Women are expected to dress modestly and conservatively. It may seem odd to some newcomers that while topless women in traditional garb are acceptable, many Papua New Guineans can be very conservative about what is considered proper at other times. While expatriates are given leeway in their dress, conservative attire is appropriate at all times.
Women first were allowed to vote in 1964, and in 1977 the first female parliamentarian was elected.
Toward hierarchy and work
A hierarchical rather than a team organization is found in most businesses in PNG. Working in teams can be problematic, particularly where there is any antagonism between wantok groups.
Religion is important in people’s everyday lives, as is evident by the frequent religious revivals that take place. Periodic conflicts that can turn into serious physical disputes do occur between different religious groups.
Churches are central to the culture. They operate approximately half the hospitals and schools in the country.
Parallel to Christianity, there are traditions, which are also upheld. For example, “bride price” is still expected by the groom before the marriage is considered binding; and as noted earlier, polygamy is acceptable. Although sorcery is against the law, as stated in the constitution, “payback” killings still occur in the villages and in the city where black magic is suspected. Involvement in any tribal conflict generally never affects expatriates.
Regarded as Papua New Guinea’s industrial capital, Lae has a population of approximately 120,000. It is located on the Huon Gulf on the north coast, adjacent to the Markham River.
As with a number of PNG cities and towns, Lae’s growth from a small outpost can be initially attributed to the gold rush of the 1920s. It was the final city from which aviator Amelia Earhart departed before she disappeared in 1937. Lae also served as a base for Japanese forces in World War II. Agricultural and mineral industries gave Lae its highway system, which is the most extensive in the country.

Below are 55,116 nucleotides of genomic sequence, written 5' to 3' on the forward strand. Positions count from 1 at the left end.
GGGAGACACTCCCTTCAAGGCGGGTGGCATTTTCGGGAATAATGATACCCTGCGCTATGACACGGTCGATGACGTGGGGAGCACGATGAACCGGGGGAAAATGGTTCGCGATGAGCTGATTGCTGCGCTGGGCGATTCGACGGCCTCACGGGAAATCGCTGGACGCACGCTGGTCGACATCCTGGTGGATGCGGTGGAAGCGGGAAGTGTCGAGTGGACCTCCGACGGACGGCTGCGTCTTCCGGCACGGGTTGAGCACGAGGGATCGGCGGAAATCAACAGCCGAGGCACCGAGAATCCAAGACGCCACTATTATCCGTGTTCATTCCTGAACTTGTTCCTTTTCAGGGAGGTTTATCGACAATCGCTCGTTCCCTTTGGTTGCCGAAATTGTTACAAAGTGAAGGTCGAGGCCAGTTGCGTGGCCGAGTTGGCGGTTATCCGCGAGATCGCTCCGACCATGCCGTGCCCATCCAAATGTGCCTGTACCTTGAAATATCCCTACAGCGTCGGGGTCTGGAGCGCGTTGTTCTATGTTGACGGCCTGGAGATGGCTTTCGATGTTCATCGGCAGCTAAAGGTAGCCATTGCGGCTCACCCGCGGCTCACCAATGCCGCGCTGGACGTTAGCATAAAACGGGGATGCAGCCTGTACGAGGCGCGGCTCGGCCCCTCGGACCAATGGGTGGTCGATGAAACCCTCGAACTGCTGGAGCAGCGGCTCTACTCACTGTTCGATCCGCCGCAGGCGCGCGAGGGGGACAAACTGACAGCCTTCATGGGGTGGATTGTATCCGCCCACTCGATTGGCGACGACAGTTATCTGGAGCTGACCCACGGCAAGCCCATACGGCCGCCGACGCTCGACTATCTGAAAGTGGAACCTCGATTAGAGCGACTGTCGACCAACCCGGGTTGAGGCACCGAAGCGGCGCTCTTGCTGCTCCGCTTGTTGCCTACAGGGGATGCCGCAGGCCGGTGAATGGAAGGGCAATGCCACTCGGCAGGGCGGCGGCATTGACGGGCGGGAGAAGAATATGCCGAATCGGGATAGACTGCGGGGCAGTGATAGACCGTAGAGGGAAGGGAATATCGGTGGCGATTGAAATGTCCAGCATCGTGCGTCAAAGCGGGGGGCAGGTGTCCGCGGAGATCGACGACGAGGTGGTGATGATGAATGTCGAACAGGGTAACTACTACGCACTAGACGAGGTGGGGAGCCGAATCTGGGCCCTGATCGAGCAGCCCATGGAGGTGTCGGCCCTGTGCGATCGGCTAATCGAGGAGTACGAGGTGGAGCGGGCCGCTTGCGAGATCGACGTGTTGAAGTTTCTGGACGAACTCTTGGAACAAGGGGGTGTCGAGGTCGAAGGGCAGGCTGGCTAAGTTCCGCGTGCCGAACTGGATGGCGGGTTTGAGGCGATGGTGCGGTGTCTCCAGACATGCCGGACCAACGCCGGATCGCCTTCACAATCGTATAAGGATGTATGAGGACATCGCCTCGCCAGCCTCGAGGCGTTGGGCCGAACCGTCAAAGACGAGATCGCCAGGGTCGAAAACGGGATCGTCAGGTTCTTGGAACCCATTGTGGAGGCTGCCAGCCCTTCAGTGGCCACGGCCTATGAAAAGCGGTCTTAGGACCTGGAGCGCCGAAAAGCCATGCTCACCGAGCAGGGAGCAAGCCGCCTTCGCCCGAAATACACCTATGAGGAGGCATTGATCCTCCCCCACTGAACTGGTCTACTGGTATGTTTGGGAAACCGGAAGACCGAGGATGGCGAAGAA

A coastal town of 28,000 residents, Madang is situated in the midst of PNG’s renowned diving locales. In spite of its small size, Madang has a variety of facilities geared toward international travel and tourism, including department stores and resort hotels. The town and its outlying areas offer various parks, gardens, reefs, and lush tropical vegetation. Madang is popular with expatriates, and a number of international organizations are headquartered there.
In addition to being the nation’s capital, Port Moresby is PNG’s largest shipping port, its second largest import center, and its financial and social center. With a population totaling 230,000, it is the most cosmopolitan as well as the most culturally diverse city in PNG, attracting expatriates and Papua New Guineans from all the provinces.
The city was founded by Captain John Moresby in 1873 and named after his father, Sir Fairfax Moresby. The name is often shortened to Moresby or POM. When it was discovered, Port Moresby was a large village called Hanaubada, or “big village” in Motu. The houses were built on stilts, as the majority of houses are today.
Port Moresby became the seat for the London Missionary Society in 1873, and in 1884 for the British administrators who governed the southeastern part of the island. At that time, the area was called British New Guinea.